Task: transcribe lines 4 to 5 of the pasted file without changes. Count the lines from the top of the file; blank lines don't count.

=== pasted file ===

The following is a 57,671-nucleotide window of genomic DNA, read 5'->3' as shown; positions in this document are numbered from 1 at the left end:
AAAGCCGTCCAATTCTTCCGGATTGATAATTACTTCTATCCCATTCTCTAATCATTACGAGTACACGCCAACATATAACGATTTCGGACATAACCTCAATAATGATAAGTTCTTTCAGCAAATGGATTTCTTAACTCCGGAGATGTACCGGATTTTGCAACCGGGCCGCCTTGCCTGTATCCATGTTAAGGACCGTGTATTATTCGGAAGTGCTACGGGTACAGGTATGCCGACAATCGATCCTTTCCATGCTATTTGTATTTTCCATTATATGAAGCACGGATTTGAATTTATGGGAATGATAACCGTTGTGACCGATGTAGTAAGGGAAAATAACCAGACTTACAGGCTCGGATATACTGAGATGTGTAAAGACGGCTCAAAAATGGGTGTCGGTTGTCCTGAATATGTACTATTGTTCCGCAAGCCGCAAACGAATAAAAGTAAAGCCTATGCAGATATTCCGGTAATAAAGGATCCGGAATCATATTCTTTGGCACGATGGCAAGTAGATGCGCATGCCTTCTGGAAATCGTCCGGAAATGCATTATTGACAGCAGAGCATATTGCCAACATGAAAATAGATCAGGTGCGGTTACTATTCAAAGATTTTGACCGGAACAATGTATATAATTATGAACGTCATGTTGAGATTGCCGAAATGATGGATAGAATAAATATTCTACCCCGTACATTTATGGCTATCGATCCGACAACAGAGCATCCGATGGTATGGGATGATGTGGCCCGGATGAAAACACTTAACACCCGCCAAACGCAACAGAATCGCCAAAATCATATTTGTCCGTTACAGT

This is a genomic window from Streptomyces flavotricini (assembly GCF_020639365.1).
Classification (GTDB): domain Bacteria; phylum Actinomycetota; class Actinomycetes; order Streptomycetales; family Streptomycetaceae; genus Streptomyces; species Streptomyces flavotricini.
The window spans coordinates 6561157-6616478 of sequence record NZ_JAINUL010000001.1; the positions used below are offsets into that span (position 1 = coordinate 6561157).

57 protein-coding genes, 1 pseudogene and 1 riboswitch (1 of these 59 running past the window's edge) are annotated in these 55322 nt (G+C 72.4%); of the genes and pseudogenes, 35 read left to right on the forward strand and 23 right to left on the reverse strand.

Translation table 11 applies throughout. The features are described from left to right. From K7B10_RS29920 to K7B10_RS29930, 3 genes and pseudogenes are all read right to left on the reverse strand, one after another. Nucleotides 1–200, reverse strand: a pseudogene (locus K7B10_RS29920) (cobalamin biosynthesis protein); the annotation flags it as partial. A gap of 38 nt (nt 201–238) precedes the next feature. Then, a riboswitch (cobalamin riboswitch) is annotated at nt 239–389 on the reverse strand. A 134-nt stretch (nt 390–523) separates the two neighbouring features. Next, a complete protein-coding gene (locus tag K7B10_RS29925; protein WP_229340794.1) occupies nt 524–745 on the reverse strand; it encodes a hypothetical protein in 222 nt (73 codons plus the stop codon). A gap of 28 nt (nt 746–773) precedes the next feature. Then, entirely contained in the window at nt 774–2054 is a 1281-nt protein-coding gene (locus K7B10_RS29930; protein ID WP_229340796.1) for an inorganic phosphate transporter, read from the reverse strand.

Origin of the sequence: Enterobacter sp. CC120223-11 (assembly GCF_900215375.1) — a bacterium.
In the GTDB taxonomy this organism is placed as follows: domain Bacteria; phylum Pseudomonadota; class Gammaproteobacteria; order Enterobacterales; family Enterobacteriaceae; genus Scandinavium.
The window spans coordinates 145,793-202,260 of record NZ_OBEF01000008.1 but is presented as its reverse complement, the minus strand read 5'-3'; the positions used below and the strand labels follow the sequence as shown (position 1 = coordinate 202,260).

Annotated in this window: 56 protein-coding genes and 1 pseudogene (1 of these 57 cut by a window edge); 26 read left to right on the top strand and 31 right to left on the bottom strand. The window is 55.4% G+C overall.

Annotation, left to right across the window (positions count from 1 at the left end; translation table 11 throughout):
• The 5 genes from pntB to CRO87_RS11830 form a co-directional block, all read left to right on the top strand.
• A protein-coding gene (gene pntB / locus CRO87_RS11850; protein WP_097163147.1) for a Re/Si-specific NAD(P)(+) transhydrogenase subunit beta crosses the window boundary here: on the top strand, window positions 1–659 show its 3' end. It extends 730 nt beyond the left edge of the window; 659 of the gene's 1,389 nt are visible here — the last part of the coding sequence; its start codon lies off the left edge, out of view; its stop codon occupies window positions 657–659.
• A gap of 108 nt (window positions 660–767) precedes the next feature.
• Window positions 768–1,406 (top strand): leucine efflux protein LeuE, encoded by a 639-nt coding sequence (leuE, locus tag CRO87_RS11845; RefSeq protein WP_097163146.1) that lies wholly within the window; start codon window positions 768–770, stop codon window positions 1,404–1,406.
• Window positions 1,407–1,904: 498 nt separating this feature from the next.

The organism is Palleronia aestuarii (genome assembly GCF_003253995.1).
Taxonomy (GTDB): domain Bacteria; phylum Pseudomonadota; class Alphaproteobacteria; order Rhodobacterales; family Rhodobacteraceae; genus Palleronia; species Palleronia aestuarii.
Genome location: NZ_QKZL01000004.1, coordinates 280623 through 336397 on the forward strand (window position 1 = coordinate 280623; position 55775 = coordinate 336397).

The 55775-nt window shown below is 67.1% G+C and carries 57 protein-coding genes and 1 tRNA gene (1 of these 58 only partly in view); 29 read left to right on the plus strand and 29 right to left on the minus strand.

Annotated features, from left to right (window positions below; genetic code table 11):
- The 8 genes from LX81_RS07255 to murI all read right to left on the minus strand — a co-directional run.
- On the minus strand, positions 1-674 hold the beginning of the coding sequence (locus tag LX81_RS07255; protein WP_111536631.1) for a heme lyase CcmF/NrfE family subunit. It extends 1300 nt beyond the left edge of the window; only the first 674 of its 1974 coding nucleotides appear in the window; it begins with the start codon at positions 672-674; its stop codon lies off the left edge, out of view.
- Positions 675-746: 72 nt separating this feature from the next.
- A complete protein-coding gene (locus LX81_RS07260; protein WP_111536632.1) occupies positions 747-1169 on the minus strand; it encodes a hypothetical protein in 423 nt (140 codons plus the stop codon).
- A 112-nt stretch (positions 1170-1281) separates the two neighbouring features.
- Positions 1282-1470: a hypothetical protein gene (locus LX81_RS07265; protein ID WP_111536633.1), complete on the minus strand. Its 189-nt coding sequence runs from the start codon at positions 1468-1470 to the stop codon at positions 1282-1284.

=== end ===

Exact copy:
Classification (GTDB): domain Bacteria; phylum Actinomycetota; class Actinomycetes; order Streptomycetales; family Streptomycetaceae; genus Streptomyces; species Streptomyces flavotricini.
The window spans coordinates 6561157-6616478 of sequence record NZ_JAINUL010000001.1; the positions used below are offsets into that span (position 1 = coordinate 6561157).